Is Hollywood still #SoWhite?

Jasmine Garsd Jan 13, 2020
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The BAFTAs have once again come under fire for their lack of diversity. Frederic J. Brown/AFP via Getty Images

Is Hollywood still #SoWhite?

Jasmine Garsd Jan 13, 2020
The BAFTAs have once again come under fire for their lack of diversity. Frederic J. Brown/AFP via Getty Images
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At the British Academy of Film and Television Arts awards this year, not a single person of color was nominated as best actor. Not a single woman as best director.

But at least by some measures, Hollywood is getting more diverse. Women were main characters in 40% of the top-grossing movies last year, according to the Center for the Study of Women in Television and Film at San Diego State University. That’s up from 30% the year before.

Women of color, though, aren’t seeing the same gains: only 20% of women with speaking roles were black; 7% were Asian; 5% were Latina.   

But films and TV shows that are more diverse make more money, according to Darnell Hunt, dean of social sciences at UCLA. “Quite simply, people want to see their own experiences reflected on the screen,” he said.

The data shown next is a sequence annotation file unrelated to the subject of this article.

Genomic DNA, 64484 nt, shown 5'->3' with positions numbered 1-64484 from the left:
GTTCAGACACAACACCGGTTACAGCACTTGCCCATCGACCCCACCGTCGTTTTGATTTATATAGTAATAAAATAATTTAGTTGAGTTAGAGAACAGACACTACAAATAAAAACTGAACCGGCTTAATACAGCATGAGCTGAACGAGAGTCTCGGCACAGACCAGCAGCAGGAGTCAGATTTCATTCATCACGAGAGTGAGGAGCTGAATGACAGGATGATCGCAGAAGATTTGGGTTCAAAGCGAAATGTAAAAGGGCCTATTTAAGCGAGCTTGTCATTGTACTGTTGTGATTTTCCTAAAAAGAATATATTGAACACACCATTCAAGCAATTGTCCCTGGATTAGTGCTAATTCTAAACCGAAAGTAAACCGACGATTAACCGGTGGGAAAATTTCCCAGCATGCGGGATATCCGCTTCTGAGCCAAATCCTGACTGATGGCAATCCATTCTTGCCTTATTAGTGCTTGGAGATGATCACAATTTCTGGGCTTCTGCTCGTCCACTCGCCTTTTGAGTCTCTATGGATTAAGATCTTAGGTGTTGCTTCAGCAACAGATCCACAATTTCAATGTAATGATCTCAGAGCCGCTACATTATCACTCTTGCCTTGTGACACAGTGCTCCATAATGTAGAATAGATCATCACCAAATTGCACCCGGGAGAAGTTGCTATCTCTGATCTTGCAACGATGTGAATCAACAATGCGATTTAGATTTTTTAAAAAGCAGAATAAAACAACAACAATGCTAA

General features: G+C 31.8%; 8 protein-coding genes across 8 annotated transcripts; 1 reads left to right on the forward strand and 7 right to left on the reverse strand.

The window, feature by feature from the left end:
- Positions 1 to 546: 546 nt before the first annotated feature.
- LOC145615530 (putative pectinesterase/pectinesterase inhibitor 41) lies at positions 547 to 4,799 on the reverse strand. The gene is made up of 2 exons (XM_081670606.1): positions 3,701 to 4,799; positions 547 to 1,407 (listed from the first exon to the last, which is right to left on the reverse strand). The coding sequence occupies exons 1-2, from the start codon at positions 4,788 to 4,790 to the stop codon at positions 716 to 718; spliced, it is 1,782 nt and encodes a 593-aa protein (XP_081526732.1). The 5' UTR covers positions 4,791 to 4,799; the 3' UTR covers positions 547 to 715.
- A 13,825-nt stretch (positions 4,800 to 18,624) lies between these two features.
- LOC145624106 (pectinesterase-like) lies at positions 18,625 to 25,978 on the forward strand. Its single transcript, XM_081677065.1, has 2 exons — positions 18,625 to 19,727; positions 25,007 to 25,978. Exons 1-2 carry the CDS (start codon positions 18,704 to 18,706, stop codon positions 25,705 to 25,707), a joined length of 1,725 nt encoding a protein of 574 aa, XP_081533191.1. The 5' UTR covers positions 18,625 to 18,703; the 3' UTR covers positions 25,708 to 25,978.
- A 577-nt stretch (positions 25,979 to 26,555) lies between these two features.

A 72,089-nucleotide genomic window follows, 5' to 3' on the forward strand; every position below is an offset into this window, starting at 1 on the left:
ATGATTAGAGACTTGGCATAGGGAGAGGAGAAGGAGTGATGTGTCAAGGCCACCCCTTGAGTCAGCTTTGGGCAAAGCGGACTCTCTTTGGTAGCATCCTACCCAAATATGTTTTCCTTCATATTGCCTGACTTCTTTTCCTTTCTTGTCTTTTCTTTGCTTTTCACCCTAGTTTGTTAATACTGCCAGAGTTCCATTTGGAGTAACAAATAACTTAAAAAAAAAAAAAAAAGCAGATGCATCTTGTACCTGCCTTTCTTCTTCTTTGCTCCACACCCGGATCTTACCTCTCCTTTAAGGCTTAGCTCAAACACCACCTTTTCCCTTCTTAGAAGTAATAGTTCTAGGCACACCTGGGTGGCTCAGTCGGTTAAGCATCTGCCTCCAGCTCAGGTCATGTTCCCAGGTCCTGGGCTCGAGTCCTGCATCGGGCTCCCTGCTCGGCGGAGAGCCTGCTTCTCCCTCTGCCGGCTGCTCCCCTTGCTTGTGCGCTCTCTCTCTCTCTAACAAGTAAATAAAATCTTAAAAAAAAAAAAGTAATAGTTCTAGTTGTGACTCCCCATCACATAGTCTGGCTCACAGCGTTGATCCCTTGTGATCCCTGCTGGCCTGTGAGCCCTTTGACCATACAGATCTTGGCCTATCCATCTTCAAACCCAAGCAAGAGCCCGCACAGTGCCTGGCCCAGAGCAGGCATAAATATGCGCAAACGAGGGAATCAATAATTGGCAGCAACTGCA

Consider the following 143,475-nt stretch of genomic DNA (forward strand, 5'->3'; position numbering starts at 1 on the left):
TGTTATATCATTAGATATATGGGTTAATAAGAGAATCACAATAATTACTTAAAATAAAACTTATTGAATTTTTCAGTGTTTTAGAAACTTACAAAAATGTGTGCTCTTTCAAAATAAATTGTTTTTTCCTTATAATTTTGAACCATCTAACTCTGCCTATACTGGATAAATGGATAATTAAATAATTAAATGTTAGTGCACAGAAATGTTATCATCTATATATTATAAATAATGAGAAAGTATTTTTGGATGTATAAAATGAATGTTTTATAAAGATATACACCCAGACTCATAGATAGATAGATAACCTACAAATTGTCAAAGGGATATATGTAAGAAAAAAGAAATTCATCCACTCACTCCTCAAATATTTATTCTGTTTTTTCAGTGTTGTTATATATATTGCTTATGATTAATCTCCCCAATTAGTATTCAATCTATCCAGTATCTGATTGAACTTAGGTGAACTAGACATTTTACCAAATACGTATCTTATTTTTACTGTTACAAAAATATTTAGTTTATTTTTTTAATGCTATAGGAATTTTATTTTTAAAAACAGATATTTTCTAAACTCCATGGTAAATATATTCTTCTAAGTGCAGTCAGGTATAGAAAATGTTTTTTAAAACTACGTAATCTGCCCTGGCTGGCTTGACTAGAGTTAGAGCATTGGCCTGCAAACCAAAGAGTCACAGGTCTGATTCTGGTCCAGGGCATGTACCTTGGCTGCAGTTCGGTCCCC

He says streaming services are helping improve the industry’s diversity, because it’s key to their survival. “Streaming, they’re selling subscribers. Around the globe. And what they are selling, rather than individual shows, is a portfolio,” Hunt said. “Which means, that portfolio has to be as diverse as possible, in order to attract the largest number of subscribers.”

In his 2016 opening monologue, Chris Rock addressed the show’s glaring lack of diversity.

Activist April Reign created the #OscarsSoWhite movement in 2015 to protest the award’s lack of diversity. She said streaming shows are a natural medium for better diversity. Companies are willing to take more bets, and it’s less expensive for them to do so. She points to Netflix’s “When They See Us” or Hulu’s “Wu Tang: An American Saga.”

“I think it’s always easier to make those changes in TV as opposed to big budget film, and a film that’s going to be in the theaters,” Reign said.

But Reign said those big budget theater films and awards ceremonies still matter. And it’s not just the prestige. For some, that statuette means “you may be able to add a zero to your next salary check if you’re an actor or actress. Or you may not need to audition for that next role,” she said.

Correction (Jan. 13, 2020): A previous version of this story misstated the year the #OscarsSoWhite movement was founded.

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